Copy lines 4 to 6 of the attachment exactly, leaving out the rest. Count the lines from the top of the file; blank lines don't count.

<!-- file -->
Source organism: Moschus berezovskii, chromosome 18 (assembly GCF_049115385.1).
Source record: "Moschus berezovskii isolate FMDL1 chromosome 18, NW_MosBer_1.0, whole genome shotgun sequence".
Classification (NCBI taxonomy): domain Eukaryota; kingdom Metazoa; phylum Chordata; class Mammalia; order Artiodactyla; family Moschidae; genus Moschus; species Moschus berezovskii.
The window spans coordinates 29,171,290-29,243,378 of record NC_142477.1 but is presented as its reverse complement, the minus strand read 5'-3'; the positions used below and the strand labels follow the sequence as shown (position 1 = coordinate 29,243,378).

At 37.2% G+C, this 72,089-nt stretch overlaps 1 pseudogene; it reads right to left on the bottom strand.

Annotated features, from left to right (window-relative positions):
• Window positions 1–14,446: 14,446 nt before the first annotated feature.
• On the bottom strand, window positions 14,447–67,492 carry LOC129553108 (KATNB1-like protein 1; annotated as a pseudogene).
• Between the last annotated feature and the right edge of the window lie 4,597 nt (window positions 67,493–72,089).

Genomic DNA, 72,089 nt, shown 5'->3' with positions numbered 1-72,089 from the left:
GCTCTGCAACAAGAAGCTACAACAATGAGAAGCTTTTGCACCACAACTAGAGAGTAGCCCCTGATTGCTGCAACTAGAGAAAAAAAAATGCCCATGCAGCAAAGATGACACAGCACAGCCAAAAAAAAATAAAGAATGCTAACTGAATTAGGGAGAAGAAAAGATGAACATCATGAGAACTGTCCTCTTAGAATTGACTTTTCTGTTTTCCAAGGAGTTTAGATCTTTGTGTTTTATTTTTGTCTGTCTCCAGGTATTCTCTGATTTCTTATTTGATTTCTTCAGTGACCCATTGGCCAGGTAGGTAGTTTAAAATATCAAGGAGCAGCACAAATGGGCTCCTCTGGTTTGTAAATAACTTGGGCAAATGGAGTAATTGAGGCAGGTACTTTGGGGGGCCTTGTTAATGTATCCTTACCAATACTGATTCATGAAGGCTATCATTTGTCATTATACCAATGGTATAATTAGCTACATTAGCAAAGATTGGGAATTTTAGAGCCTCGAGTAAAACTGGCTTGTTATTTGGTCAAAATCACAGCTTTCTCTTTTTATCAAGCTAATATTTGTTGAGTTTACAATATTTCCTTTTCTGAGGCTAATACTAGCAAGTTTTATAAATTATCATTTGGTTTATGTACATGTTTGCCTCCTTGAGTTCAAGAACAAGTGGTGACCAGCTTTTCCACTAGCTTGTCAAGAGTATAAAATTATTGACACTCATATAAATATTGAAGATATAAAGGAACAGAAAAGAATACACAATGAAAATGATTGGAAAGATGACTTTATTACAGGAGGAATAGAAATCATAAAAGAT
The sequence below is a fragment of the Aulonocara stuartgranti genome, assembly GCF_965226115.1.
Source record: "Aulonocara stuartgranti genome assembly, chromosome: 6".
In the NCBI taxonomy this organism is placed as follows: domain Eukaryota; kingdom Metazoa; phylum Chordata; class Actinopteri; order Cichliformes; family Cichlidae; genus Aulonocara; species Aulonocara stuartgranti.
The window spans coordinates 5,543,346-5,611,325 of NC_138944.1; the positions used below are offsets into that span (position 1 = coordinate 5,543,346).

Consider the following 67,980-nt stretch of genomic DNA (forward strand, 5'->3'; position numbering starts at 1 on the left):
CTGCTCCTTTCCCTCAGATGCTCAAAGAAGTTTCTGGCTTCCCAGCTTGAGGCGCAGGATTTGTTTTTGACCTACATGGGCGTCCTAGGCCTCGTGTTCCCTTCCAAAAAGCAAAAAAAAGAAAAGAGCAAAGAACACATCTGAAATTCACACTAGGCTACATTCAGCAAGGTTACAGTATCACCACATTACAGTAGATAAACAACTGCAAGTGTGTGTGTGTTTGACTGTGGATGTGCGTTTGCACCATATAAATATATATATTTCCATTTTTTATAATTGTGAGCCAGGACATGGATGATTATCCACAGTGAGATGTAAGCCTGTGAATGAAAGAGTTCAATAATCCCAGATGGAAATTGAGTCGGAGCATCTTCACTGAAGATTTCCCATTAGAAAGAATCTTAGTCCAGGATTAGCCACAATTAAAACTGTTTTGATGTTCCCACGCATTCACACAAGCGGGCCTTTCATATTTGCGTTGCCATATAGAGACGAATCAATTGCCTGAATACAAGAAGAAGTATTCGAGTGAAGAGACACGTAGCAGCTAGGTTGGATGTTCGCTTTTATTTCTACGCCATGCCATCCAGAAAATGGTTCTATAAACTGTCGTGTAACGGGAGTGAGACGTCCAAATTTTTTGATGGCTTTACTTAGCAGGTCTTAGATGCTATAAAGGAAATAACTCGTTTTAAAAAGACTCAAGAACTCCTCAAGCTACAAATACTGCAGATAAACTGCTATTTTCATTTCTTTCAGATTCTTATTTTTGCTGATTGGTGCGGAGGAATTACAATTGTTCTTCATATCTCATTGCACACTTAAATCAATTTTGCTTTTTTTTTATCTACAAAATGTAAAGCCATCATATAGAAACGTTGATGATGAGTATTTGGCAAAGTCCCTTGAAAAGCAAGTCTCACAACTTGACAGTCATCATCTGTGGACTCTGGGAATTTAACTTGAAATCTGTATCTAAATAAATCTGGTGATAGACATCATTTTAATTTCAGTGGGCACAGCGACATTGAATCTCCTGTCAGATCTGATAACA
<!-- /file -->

The window spans coordinates 29,171,290-29,243,378 of record NC_142477.1 but is presented as its reverse complement, the minus strand read 5'-3'; the positions used below and the strand labels follow the sequence as shown (position 1 = coordinate 29,243,378).

At 37.2% G+C, this 72,089-nt stretch overlaps 1 pseudogene; it reads right to left on the bottom strand.

Annotated features, from left to right (window-relative positions):